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The UCLDC Implementation Team is pleased to announce our project's third release, nicknamed "Banana Slug." This release is particularly exciting, because it delivers on our first major objective: to install and configured a shared digital asset management system.

Major Features

1. Digital asset management system (DAMS) "open for business"

As of this release, the Nuxeo DAMS is now available for the UC Libraries to use for creating and managing digital objects. The most essential requirements for uploading files, creating and editing metadata, and building and managing digital objects have been met. We have additionally tailored the user interface to support UC Libraries workflows.

We have prepared a user guide to support the use of the DAMS. The guide includes a set of walkthroughs for this release that will help UC Libraries staff familiarize themselves with the DAMS model and get a feel for the interface. We request that libraries ready to move beyond testing and build new digital collections in the DAMS contact us before getting started.

Both the DAMS and the user guide will continue to evolve in subsequent releases as we add new features (most notably, mechanisms for "publishing" objects to the public interface and sending them for preservation in Merritt).

Quick links:

Watch a video about the DAMS:

2. Twelve more existing collections loaded into the DAMS

One of the objectives of the UCLDC project is to "seed" the DAMS with a selection of existing collections identified in the UCLDC planning phase. We have continued to make progress on this front. As of the date of this release, we have loaded collections from all six campuses that will be using the DAMS: Davis, Irvine, Merced, Riverside, San Francisco, and Santa Cruz. A "snapshot" list of the collections in the pipeline is available on the page "DAMS collections in process."


3. Public interface user experience design completed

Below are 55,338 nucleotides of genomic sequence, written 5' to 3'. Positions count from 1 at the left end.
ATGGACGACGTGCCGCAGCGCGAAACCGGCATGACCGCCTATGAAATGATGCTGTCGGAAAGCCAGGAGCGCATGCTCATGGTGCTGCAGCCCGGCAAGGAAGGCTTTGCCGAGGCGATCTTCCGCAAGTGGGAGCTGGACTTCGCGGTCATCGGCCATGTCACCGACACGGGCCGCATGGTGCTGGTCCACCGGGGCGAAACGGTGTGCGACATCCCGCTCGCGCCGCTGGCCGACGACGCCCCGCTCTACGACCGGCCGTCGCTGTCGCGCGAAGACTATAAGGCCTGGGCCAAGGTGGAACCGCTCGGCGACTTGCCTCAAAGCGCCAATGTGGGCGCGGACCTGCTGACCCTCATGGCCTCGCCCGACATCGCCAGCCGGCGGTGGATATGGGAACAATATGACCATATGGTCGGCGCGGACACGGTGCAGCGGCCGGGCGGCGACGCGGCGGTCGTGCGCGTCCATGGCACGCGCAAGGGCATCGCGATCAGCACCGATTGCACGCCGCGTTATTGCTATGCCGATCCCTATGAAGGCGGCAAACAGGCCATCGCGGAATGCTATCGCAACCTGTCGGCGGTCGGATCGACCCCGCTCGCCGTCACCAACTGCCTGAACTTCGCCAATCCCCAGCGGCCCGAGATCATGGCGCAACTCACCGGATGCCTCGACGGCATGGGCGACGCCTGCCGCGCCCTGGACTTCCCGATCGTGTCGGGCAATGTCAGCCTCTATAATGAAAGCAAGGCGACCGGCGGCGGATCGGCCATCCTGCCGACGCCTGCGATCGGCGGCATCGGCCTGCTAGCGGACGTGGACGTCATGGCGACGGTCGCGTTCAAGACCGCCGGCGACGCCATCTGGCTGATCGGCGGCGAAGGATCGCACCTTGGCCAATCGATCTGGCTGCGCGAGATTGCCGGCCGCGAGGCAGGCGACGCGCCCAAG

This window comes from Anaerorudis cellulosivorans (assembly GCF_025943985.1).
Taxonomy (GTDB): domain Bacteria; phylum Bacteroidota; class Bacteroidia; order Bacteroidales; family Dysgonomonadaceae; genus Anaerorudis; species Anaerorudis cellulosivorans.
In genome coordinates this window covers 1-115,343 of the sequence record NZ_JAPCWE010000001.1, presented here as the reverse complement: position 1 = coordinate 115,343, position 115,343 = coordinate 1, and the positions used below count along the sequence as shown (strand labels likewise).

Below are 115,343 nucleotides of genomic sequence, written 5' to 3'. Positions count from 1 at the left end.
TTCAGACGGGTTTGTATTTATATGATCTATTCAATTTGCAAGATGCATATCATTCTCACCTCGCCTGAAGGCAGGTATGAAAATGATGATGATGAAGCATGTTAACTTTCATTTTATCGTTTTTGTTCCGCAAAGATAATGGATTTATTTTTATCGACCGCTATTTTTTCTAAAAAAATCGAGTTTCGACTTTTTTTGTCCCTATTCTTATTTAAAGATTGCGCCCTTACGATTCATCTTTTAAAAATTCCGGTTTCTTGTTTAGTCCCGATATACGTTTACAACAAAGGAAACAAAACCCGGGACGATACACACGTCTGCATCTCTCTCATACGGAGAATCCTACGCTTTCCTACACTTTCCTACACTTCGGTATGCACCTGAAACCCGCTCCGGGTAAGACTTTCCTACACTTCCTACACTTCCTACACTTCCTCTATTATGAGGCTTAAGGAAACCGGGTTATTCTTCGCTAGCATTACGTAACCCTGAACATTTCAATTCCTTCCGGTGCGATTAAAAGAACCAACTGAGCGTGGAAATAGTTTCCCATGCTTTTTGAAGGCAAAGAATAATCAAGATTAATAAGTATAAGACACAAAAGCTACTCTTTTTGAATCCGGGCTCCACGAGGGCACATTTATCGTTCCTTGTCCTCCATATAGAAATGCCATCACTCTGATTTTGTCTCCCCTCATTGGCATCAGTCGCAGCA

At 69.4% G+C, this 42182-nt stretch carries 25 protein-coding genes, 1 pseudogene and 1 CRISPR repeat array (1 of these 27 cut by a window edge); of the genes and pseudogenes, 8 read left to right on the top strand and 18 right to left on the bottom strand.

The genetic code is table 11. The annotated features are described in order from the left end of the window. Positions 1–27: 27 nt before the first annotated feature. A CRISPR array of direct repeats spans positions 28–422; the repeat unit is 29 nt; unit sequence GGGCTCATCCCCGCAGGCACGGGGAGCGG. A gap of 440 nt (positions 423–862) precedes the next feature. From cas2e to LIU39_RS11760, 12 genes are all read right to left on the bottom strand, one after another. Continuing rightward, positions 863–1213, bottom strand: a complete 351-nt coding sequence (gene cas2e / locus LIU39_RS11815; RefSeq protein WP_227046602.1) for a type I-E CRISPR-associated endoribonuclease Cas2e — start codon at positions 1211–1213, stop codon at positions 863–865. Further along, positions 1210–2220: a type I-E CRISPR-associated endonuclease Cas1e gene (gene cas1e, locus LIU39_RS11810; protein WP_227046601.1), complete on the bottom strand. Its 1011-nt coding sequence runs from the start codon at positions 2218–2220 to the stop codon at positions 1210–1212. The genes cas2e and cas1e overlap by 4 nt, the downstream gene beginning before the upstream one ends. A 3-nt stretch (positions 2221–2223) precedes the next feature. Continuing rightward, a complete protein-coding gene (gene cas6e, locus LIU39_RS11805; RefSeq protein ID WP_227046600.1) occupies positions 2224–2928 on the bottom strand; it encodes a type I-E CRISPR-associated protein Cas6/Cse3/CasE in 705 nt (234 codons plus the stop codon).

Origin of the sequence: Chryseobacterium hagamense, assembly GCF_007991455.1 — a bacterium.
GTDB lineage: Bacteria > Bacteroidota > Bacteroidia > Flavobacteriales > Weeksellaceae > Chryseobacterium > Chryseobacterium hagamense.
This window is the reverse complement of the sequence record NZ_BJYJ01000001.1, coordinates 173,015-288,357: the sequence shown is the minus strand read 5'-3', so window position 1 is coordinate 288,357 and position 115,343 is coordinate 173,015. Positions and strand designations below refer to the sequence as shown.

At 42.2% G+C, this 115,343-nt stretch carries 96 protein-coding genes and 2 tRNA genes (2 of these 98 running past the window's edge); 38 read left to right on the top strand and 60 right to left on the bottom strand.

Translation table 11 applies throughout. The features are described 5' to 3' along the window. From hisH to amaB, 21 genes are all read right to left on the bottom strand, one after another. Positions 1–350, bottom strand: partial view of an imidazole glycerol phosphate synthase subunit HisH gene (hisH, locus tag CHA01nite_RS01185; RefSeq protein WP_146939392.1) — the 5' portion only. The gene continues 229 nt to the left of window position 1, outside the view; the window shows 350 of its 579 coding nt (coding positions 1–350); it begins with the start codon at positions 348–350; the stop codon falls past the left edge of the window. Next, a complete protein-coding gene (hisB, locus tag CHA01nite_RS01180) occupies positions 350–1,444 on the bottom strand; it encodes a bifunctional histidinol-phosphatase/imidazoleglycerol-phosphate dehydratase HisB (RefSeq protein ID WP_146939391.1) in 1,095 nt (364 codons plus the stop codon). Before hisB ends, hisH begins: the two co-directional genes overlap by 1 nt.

During this release cycle, we made extensive progress on the user experience design for the public interface (the website where all publicly accessible UCLDC collections will be aggregated and exposed to end-users). We created a series of wireframes that lays out what users will be able to do and how they will navigate the site. Some of the more exciting and forward-looking features include:

  • Responsive design, meaning the site will be optimized for desktop, mobile and tablet users
  • Robust institution landing pages for campus libraries to showcase their digital collections
  • Robust collection pages so users can browse and search all of the items in a given collection
  • Filters for key facets (decade, institution, and collection) within search results
  • A "carousel" of related content on every item's page, so users who arrive from external search engines can find more items of interest on the site

We also determined an overall direction that sets us up next to work on the sit's visual design (look and feel). We determined that the new site will take on the name and logo of Calisphere. The Calisphere brand has enjoyed great success and popularity among end users, and will continue to be an apt descriptor for the UCLDC. The new public interface will accordingly eventually replace the current Calisphere website, and all of the current content (both digital objects and curated collections, like JARDA) will continue to be accessible.

Sneak peek of the mobile design:

Other work completed

In addition to the more visible features described above, we made progress in several other areas:

  • Continued to work on the infrastructure for the metadata harvest and Solr API
  • Developed a plan for approaching the harvest of metadata from campus DAMS systems, in consultation with campus representatives
  • Selected a graphic designer for the public interface and completed the UCOP contractor approval process
  • Identified additional existing collections for bulk-loading into the DAMS in the implementation phase
  • Convened with the SAG3 Collaborative Collection Development via Digitization Task Force to identify synergies between the two projects
  • Began syncing the Collection Registry with data from the Online Archive of California so campus users do not have to describe collections twice
  • Conferred with UC Santa Cruz about a project to create a Nuxeo DAMS/Omeka connector
  • Began working with CDL's UC3 team to develop a "button" in Nuxeo that will send objects to be preserved in Merritt
  • Completed initial planning for the long-term sustainability of the full UCLDC service stack after its launch in 2015


We welcome your feedback on this release. Please send any comments and questions to